When we purchase things that are brand new, they look and work great. Then as we use them, it loses some of that luster and my not preform as well as when we first got them.
We all know things like changing the oil in our vehicle, keeping the gutters clean, or adding a fresh coat of paint before it needs it, will help prolong the life of these things. But sometimes we neglect simple things we can do to keep our tools and equipment in good condition.
Here are some great tips to keep your stuff in good working condition and keep them working for years to come.
Vacuum Your Carpet Often
On carpet, dirt acts like thousands of little blades. Walking across a dirty carpet grinds sharp dirt particles against the yarn, making tiny nicks in the fibers. That dulls the sheen, which is why high-traffic areas appear duller than the rest of the carpet. Over time, grinding dirt will actually wear away the fibers themselves.
Bottom line: The less dirt in your carpet, the longer it will last. A good rule of thumb is to vacuum your carpet once a week. High-traffic areas will require more frequent vacuuming.
Keep Batteries Charged
Batteries can deteriorate and die if they go a long time without being charged. Charge the batteries for your boat, motorcycle or riding lawn mower at least once a month in the off-season. Another option is to hook them up to a battery maintainer. A battery maintainer won’t damage your battery like a trickle charger would. A maintainer has smart monitoring circuitry that charges the battery only when it needs it. Remove the battery and store it indoors if you live in an area with severely cold winters.
MYTH: Don’t store batteries on a concrete surface.
FACT: According to the folks at Interstate Battery, “Tremendous technological improvements have been made in the seals around the battery posts and vent systems, which have virtually eliminated electrolyte seepage and migration. So, it’s OK to set or store your battery on concrete.”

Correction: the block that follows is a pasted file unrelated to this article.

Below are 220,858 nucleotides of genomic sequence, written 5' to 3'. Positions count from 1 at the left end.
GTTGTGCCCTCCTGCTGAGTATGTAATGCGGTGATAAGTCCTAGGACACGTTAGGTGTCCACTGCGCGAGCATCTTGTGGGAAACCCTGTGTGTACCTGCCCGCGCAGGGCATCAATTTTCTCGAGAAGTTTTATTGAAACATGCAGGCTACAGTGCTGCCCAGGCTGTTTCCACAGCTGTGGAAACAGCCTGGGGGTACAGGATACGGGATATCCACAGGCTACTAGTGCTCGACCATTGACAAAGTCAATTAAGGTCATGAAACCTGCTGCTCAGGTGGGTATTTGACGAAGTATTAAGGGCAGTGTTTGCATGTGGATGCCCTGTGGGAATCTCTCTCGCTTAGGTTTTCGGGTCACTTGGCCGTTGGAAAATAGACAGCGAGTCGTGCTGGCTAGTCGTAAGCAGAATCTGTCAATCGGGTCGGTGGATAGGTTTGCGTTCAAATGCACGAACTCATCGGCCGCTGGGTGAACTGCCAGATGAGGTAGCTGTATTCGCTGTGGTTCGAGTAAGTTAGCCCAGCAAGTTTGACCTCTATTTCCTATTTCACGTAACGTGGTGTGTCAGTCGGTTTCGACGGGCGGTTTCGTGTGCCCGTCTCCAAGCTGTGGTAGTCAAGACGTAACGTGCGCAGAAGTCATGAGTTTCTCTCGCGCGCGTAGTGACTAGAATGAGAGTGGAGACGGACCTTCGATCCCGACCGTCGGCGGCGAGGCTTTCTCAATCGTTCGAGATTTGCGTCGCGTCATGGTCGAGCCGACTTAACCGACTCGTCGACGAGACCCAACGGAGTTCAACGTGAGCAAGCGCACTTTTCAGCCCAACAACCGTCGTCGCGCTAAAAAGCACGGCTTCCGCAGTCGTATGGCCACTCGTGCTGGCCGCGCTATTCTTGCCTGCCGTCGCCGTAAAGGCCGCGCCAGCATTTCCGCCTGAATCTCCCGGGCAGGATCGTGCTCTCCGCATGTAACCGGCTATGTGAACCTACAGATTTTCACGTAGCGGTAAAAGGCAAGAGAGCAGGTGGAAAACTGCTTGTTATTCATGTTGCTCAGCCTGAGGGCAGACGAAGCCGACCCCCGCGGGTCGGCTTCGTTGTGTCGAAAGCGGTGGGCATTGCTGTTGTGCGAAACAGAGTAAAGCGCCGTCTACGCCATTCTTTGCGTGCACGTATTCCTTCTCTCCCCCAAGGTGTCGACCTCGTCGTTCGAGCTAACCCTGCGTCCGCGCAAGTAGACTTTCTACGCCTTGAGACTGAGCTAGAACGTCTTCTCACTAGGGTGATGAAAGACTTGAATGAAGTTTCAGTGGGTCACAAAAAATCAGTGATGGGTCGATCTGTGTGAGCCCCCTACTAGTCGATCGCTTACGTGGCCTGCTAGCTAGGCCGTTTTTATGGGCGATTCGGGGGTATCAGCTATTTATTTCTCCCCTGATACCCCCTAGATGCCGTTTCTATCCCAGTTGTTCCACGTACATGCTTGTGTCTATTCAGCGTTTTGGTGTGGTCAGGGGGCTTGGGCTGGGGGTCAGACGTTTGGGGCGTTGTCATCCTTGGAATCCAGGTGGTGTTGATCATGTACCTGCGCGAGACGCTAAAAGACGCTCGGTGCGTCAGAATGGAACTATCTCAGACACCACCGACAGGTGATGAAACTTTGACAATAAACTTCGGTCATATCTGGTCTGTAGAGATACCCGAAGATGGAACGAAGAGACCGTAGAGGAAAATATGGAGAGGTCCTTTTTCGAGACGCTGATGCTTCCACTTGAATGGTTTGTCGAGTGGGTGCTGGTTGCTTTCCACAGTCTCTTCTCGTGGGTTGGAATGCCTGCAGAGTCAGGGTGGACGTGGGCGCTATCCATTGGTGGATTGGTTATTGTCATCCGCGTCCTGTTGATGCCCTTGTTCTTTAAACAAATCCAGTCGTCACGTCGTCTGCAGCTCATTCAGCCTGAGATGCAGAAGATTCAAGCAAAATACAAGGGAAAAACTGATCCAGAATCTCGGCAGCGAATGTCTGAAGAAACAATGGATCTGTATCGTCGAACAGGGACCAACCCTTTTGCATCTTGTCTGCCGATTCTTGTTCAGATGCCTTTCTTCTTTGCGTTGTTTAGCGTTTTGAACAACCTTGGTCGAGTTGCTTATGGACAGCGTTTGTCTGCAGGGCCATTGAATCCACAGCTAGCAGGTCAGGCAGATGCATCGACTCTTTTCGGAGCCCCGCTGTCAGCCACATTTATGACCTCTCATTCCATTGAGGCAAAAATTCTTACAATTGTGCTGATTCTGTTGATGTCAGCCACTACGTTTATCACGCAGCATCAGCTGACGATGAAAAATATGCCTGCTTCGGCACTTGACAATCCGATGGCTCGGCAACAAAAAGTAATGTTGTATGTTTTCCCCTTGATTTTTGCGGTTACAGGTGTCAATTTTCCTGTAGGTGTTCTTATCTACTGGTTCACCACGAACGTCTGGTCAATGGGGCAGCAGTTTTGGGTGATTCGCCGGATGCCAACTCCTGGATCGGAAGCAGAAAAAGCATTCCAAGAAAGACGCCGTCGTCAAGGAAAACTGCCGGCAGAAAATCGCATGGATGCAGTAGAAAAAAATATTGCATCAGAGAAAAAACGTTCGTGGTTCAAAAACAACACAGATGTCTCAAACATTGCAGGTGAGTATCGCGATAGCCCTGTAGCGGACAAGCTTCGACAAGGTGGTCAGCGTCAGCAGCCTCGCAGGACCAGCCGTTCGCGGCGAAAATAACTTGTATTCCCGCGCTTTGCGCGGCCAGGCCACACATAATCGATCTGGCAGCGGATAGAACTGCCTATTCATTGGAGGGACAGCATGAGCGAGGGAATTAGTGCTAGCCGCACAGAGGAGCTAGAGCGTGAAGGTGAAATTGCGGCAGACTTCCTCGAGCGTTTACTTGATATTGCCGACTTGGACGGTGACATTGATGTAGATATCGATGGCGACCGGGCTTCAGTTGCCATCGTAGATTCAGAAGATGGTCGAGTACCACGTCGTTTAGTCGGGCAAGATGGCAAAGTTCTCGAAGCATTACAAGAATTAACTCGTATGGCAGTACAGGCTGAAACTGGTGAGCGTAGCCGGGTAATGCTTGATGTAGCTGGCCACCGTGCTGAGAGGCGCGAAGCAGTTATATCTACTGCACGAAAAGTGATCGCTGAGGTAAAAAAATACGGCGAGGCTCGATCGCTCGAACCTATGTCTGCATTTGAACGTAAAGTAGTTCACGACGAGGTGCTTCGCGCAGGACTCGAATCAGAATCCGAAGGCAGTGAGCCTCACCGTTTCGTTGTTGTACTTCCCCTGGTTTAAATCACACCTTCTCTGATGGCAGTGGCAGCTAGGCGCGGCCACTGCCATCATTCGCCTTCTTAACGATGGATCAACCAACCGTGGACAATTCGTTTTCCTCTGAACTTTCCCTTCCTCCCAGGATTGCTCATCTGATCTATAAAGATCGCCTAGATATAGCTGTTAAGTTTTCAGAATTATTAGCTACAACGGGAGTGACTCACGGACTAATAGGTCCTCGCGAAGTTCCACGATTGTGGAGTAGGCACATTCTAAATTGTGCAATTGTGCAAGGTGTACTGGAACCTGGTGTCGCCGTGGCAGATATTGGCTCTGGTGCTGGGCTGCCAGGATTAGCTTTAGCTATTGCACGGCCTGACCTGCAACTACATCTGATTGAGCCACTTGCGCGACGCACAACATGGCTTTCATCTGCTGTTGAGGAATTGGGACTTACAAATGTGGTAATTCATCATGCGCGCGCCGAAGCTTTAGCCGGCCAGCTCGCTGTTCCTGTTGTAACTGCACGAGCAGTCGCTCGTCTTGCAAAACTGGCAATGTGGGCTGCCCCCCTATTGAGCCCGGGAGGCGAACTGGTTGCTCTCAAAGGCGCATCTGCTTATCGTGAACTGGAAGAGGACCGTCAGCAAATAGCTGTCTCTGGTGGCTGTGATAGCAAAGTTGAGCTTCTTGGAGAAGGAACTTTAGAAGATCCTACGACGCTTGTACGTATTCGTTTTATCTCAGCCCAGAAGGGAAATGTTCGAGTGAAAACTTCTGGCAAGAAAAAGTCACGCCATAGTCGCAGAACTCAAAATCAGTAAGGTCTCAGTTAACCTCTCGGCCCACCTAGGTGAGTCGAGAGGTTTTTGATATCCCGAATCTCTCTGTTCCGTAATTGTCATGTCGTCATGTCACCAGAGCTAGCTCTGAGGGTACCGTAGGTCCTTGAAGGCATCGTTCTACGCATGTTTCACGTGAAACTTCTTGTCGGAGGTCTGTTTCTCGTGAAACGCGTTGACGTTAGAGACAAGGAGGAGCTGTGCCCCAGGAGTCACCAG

Lubricate Bits and Blades
Use Boelube to make drill bits last longer. Whenever you drill multiple holes in metal, stick the bit into the lube before starting each one. It also works on metal-cutting reciprocating and band saw blades. It reduces friction, which makes the cutting edge last longer. The product number is 70200-13, and it is available from multiple online retailers.
Rinse Your Spreader
Chemicals from fertilizers speed up corrosion of the metal parts of your spreader, so rinse it out every time you use it. After it dries, coat all the moving parts with a light lubricant spray like WD-40.
Keep the Roof Clean
Leaves and moss can trap water and cause your roof to deteriorate prematurely. You can blow the leaves off a low-pitched roof with a leaf blower. On steeper roofs, you can pull them off with a broom on an extension pole. And it’s wise to trim back all branches that are close to or touching the shingles.
Chemically treat mold, then sweep it off with a soft broom. A diluted bleach solution will kill mold but could also kill the plants on the ground below, so be careful to spray just enough to soak the mold itself. Specific roof cleaners containing fungicide are also available. Installing zinc strips at the peak of the roof can help keep mold at bay.
Some great advice from from familyhandyman.com
Keeping all the tings around your home clean takes a little time, but will save you a bunch of money in the long run.